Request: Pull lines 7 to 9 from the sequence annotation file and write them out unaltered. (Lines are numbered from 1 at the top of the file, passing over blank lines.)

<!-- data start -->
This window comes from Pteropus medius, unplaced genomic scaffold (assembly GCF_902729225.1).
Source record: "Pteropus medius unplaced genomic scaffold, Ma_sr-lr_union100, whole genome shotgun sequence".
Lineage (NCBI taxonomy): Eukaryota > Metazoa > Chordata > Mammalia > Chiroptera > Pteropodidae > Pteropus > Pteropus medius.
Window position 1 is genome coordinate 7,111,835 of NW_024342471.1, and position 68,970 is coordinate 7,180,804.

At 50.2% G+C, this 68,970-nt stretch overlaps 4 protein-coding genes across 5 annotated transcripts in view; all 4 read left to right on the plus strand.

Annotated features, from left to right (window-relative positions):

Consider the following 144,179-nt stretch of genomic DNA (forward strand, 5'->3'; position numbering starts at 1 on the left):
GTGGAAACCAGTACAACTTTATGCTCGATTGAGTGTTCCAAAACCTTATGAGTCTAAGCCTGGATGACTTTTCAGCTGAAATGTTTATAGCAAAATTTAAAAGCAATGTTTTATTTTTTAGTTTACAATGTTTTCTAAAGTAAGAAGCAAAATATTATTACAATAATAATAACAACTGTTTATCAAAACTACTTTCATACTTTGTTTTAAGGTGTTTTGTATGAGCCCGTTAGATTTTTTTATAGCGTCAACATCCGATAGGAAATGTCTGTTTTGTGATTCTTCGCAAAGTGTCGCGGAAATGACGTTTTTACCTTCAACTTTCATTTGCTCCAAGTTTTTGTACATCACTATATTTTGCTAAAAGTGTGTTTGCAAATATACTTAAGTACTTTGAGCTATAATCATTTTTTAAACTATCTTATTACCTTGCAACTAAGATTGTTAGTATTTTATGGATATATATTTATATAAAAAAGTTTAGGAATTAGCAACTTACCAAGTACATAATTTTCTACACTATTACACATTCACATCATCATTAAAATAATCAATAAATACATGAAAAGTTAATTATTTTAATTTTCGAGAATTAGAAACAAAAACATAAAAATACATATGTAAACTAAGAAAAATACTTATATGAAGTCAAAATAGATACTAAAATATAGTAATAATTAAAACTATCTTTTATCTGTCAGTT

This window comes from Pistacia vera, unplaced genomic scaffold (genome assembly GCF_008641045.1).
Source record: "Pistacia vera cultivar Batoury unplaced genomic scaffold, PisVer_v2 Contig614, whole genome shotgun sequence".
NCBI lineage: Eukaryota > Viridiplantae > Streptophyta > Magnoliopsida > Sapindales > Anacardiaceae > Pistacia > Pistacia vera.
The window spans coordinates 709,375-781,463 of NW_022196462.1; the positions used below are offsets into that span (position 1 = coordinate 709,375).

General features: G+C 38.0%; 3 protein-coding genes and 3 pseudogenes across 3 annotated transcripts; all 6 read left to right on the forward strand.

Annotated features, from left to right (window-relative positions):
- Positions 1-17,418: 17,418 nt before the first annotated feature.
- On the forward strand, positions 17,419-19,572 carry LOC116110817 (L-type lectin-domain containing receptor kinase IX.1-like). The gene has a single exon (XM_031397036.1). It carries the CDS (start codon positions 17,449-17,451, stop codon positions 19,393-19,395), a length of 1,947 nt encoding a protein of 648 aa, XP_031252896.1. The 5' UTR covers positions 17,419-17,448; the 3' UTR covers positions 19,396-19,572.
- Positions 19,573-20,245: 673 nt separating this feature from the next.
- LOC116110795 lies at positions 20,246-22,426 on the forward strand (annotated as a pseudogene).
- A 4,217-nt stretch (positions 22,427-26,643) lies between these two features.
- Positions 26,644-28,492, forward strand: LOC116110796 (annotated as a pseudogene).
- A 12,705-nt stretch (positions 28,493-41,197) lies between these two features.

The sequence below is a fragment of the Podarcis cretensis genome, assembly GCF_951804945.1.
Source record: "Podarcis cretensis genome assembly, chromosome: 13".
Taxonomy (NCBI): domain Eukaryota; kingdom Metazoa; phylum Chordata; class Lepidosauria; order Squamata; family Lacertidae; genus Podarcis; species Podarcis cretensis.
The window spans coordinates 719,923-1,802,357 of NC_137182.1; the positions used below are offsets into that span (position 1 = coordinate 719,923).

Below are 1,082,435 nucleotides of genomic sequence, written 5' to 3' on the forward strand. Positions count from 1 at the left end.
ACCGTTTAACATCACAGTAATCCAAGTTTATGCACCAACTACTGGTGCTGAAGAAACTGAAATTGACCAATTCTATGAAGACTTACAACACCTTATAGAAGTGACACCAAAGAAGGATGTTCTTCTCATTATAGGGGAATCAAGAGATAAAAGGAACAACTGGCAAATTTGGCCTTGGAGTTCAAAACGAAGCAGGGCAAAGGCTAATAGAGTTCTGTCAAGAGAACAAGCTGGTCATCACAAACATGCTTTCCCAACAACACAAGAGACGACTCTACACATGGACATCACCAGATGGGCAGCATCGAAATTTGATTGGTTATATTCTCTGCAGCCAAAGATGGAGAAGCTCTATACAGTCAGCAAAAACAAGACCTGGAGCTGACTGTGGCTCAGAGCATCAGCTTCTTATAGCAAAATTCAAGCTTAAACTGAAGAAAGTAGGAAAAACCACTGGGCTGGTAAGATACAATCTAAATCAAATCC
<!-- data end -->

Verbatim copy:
Consider the following 144,179-nt stretch of genomic DNA (forward strand, 5'->3'; position numbering starts at 1 on the left):
GTGGAAACCAGTACAACTTTATGCTCGATTGAGTGTTCCAAAACCTTATGAGTCTAAGCCTGGATGACTTTTCAGCTGAAATGTTTATAGCAAAATTTAAAAGCAATGTTTTATTTTTTAGTTTACAATGTTTTCTAAAGTAAGAAGCAAAATATTATTACAATAATAATAACAACTGTTTATCAAAACTACTTTCATACTTTGTTTTAAGGTGTTTTGTATGAGCCCGTTAGATTTTTTTATAGCGTCAACATCCGATAGGAAATGTCTGTTTTGTGATTCTTCGCAAAGTGTCGCGGAAATGACGTTTTTACCTTCAACTTTCATTTGCTCCAAGTTTTTGTACATCACTATATTTTGCTAAAAGTGTGTTTGCAAATATACTTAAGTACTTTGAGCTATAATCATTTTTTAAACTATCTTATTACCTTGCAACTAAGATTGTTAGTATTTTATGGATATATATTTATATAAAAAAGTTTAGGAATTAGCAACTTACCAAGTACATAATTTTCTACACTATTACACATTCACATCATCATTAAAATAATCAATAAATACATGAAAAGTTAATTATTTTAATTTTCGAGAATTAGAAACAAAAACATAAAAATACATATGTAAACTAAGAAAAATACTTATATGAAGTCAAAATAGATACTAAAATATAGTAATAATTAAAACTATCTTTTATCTGTCAGTT

This window comes from Pistacia vera, unplaced genomic scaffold (genome assembly GCF_008641045.1).